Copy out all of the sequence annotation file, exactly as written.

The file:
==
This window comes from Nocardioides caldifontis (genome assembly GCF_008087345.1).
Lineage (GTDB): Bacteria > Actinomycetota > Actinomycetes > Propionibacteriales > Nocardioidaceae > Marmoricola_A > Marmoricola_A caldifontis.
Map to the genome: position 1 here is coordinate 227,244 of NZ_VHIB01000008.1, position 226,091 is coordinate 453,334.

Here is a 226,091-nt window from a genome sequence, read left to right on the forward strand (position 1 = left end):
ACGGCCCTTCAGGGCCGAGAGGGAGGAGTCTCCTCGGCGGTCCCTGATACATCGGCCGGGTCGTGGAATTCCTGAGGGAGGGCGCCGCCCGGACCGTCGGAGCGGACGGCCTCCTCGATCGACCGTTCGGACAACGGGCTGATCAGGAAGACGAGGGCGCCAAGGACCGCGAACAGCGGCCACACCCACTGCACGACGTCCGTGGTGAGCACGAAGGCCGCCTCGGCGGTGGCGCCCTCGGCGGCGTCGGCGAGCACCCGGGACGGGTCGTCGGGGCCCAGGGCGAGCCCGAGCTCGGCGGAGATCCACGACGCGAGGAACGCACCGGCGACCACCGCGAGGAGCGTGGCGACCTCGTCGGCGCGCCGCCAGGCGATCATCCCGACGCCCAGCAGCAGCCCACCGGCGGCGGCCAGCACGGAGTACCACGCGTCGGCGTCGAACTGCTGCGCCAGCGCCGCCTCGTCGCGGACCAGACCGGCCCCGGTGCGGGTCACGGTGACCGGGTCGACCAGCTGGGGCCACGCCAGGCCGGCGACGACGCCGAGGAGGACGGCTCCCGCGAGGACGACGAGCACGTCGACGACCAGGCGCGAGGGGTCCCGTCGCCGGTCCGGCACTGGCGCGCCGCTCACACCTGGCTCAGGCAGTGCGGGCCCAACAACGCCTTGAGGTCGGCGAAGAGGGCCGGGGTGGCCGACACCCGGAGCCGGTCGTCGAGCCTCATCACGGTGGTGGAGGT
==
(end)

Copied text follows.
This window comes from Nocardioides caldifontis (genome assembly GCF_008087345.1).
Lineage (GTDB): Bacteria > Actinomycetota > Actinomycetes > Propionibacteriales > Nocardioidaceae > Marmoricola_A > Marmoricola_A caldifontis.
Map to the genome: position 1 here is coordinate 227,244 of NZ_VHIB01000008.1, position 226,091 is coordinate 453,334.

Here is a 226,091-nt window from a genome sequence, read left to right on the forward strand (position 1 = left end):
ACGGCCCTTCAGGGCCGAGAGGGAGGAGTCTCCTCGGCGGTCCCTGATACATCGGCCGGGTCGTGGAATTCCTGAGGGAGGGCGCCGCCCGGACCGTCGGAGCGGACGGCCTCCTCGATCGACCGTTCGGACAACGGGCTGATCAGGAAGACGAGGGCGCCAAGGACCGCGAACAGCGGCCACACCCACTGCACGACGTCCGTGGTGAGCACGAAGGCCGCCTCGGCGGTGGCGCCCTCGGCGGCGTCGGCGAGCACCCGGGACGGGTCGTCGGGGCCCAGGGCGAGCCCGAGCTCGGCGGAGATCCACGACGCGAGGAACGCACCGGCGACCACCGCGAGGAGCGTGGCGACCTCGTCGGCGCGCCGCCAGGCGATCATCCCGACGCCCAGCAGCAGCCCACCGGCGGCGGCCAGCACGGAGTACCACGCGTCGGCGTCGAACTGCTGCGCCAGCGCCGCCTCGTCGCGGACCAGACCGGCCCCGGTGCGGGTCACGGTGACCGGGTCGACCAGCTGGGGCCACGCCAGGCCGGCGACGACGCCGAGGAGGACGGCTCCCGCGAGGACGACGAGCACGTCGACGACCAGGCGCGAGGGGTCCCGTCGCCGGTCCGGCACTGGCGCGCCGCTCACACCTGGCTCAGGCAGTGCGGGCCCAACAACGCCTTGAGGTCGGCGAAGAGGGCCGGGGTGGCCGACACCCGGAGCCGGTCGTCGAGCCTCATCACGGTGGTGGAGGT